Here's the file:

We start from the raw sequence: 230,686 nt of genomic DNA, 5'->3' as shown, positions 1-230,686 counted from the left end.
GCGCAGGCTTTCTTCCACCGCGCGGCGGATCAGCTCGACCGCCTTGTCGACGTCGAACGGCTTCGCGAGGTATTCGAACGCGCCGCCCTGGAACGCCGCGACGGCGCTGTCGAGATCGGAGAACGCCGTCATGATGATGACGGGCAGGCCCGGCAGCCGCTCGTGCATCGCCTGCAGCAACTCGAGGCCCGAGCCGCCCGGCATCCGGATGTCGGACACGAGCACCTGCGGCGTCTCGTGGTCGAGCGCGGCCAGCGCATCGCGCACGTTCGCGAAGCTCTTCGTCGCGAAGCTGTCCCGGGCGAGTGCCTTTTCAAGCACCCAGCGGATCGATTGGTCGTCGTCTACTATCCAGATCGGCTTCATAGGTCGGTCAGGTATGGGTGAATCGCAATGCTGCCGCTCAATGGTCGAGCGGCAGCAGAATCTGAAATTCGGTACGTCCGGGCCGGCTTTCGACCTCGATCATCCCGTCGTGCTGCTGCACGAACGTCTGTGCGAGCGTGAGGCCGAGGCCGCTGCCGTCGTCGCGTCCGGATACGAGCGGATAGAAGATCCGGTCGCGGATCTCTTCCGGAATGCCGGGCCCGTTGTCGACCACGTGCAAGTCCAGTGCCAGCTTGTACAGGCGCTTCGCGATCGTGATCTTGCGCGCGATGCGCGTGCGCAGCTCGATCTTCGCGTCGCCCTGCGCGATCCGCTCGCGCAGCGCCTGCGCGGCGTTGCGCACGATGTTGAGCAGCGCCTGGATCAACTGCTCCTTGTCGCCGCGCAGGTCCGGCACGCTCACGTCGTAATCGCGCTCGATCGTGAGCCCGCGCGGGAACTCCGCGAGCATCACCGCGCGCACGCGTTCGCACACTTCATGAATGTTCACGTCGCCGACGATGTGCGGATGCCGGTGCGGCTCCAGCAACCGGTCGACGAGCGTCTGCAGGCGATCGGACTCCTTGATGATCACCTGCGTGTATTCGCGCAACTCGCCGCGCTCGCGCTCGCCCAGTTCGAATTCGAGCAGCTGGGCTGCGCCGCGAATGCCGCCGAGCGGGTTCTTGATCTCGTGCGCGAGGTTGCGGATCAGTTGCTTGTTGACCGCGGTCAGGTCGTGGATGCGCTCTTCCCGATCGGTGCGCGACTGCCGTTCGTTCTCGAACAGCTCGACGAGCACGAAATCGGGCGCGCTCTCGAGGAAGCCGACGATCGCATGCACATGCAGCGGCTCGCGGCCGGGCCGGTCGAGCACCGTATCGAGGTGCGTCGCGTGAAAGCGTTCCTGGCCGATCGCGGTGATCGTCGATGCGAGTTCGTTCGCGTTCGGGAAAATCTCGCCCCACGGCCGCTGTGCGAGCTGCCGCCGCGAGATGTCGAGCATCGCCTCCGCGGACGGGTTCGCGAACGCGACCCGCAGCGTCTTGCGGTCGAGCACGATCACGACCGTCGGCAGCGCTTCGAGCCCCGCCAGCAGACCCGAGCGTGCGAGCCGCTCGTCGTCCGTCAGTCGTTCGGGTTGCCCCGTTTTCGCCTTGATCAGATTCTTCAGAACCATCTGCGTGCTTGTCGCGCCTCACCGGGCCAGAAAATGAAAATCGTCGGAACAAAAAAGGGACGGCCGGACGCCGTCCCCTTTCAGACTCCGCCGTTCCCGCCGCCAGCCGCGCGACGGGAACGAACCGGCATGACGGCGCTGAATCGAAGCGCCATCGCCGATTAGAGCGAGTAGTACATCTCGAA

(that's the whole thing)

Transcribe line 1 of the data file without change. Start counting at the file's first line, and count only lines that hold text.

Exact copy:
We start from the raw sequence: 230,686 nt of genomic DNA, 5'->3' as shown, positions 1-230,686 counted from the left end.